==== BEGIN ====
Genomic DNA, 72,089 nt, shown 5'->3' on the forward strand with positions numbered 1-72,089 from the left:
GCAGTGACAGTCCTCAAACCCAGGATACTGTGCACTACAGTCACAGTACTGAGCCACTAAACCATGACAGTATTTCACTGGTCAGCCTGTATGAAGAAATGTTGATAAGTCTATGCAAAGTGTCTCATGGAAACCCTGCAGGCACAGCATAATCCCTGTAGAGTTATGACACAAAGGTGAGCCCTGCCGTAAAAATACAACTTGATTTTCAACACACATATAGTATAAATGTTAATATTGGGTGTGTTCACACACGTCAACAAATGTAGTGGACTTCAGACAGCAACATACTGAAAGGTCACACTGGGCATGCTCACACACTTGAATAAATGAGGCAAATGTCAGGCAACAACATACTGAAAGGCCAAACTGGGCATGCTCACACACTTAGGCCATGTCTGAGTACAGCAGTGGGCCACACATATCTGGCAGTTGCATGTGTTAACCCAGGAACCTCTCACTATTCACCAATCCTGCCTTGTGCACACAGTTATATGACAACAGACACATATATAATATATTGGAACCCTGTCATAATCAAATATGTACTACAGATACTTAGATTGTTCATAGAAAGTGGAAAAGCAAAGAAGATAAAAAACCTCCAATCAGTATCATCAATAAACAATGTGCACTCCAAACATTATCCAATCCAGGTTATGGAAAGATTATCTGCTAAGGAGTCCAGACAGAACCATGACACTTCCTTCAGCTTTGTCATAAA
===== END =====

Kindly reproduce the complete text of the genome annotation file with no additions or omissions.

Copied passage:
Genomic DNA, 72,089 nt, shown 5'->3' on the forward strand with positions numbered 1-72,089 from the left:
GCAGTGACAGTCCTCAAACCCAGGATACTGTGCACTACAGTCACAGTACTGAGCCACTAAACCATGACAGTATTTCACTGGTCAGCCTGTATGAAGAAATGTTGATAAGTCTATGCAAAGTGTCTCATGGAAACCCTGCAGGCACAGCATAATCCCTGTAGAGTTATGACACAAAGGTGAGCCCTGCCGTAAAAATACAACTTGATTTTCAACACACATATAGTATAAATGTTAATATTGGGTGTGTTCACACACGTCAACAAATGTAGTGGACTTCAGACAGCAACATACTGAAAGGTCACACTGGGCATGCTCACACACTTGAATAAATGAGGCAAATGTCAGGCAACAACATACTGAAAGGCCAAACTGGGCATGCTCACACACTTAGGCCATGTCTGAGTACAGCAGTGGGCCACACATATCTGGCAGTTGCATGTGTTAACCCAGGAACCTCTCACTATTCACCAATCCTGCCTTGTGCACACAGTTATATGACAACAGACACATATATAATATATTGGAACCCTGTCATAATCAAATATGTACTACAGATACTTAGATTGTTCATAGAAAGTGGAAAAGCAAAGAAGATAAAAAACCTCCAATCAGTATCATCAATAAACAATGTGCACTCCAAACATTATCCAATCCAGGTTATGGAAAGATTATCTGCTAAGGAGTCCAGACAGAACCATGACACTTCCTTCAGCTTTGTCATAAA